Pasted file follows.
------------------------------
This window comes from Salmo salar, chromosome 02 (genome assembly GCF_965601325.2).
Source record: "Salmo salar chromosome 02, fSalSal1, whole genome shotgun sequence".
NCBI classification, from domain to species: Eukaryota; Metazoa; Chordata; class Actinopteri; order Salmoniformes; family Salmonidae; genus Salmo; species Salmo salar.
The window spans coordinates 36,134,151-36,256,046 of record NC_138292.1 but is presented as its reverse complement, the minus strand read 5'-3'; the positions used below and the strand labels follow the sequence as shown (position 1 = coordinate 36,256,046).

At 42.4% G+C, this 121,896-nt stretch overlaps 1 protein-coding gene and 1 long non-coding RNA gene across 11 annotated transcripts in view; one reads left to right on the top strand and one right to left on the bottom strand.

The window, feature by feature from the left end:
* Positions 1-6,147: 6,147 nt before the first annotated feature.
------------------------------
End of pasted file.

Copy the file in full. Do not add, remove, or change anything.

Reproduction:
This window comes from Salmo salar, chromosome 02 (genome assembly GCF_965601325.2).
Source record: "Salmo salar chromosome 02, fSalSal1, whole genome shotgun sequence".
NCBI classification, from domain to species: Eukaryota; Metazoa; Chordata; class Actinopteri; order Salmoniformes; family Salmonidae; genus Salmo; species Salmo salar.
The window spans coordinates 36,134,151-36,256,046 of record NC_138292.1 but is presented as its reverse complement, the minus strand read 5'-3'; the positions used below and the strand labels follow the sequence as shown (position 1 = coordinate 36,256,046).

At 42.4% G+C, this 121,896-nt stretch overlaps 1 protein-coding gene and 1 long non-coding RNA gene across 11 annotated transcripts in view; one reads left to right on the top strand and one right to left on the bottom strand.

The window, feature by feature from the left end:
* Positions 1-6,147: 6,147 nt before the first annotated feature.